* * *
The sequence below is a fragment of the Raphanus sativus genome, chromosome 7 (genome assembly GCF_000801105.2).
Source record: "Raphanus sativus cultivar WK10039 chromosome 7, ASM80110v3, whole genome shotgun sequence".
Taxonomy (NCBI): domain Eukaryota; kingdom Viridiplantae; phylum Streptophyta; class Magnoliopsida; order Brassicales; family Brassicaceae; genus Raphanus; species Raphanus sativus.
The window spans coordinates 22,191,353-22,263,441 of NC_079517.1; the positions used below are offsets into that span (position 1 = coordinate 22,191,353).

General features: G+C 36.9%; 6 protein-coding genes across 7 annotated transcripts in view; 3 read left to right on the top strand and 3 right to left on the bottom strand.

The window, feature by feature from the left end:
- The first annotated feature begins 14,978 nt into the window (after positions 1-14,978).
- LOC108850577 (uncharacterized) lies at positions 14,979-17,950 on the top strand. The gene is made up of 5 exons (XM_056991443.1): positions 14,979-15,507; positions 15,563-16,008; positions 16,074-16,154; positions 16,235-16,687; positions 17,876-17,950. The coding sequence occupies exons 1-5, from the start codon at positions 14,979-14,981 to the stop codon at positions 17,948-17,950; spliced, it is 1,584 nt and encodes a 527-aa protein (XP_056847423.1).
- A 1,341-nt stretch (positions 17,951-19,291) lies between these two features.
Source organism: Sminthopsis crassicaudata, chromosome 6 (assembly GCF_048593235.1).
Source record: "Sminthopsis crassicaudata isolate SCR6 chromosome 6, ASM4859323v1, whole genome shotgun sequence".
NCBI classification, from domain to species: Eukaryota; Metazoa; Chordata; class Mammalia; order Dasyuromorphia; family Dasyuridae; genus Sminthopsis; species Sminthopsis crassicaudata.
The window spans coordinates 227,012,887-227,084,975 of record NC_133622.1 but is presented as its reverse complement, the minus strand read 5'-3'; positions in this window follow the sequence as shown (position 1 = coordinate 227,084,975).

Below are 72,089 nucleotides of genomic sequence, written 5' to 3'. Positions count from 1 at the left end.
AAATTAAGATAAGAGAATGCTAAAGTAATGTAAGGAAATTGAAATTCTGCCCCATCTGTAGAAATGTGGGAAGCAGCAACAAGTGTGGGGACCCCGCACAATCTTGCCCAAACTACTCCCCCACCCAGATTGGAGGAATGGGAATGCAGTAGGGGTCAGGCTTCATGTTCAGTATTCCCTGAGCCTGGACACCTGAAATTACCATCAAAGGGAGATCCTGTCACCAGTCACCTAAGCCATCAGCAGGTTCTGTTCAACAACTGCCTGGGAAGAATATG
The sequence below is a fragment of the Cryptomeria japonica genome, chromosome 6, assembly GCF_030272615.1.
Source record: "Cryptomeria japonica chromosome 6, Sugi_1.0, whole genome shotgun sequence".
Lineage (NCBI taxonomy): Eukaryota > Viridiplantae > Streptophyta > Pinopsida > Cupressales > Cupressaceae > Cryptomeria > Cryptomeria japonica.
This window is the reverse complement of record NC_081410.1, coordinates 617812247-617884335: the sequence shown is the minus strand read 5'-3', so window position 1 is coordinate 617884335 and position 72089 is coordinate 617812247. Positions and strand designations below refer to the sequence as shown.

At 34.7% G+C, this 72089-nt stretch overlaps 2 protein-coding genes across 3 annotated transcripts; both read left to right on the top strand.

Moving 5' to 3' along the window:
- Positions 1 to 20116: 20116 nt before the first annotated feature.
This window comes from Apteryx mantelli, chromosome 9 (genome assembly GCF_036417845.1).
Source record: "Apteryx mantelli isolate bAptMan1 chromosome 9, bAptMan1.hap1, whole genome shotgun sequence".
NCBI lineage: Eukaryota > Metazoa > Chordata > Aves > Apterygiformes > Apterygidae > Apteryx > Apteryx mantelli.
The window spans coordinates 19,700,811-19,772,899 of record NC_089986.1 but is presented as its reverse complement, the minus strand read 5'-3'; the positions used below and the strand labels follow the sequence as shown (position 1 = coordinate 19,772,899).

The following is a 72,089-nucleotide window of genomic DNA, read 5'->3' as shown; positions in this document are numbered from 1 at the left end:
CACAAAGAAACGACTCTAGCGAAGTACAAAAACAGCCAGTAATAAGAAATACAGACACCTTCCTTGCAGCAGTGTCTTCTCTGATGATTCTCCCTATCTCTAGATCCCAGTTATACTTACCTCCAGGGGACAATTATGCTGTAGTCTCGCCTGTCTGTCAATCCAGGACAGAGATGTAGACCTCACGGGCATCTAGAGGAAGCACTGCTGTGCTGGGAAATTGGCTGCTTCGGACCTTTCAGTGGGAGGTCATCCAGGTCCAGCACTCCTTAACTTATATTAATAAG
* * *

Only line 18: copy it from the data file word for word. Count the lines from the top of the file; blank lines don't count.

Lineage (NCBI taxonomy): Eukaryota > Viridiplantae > Streptophyta > Pinopsida > Cupressales > Cupressaceae > Cryptomeria > Cryptomeria japonica.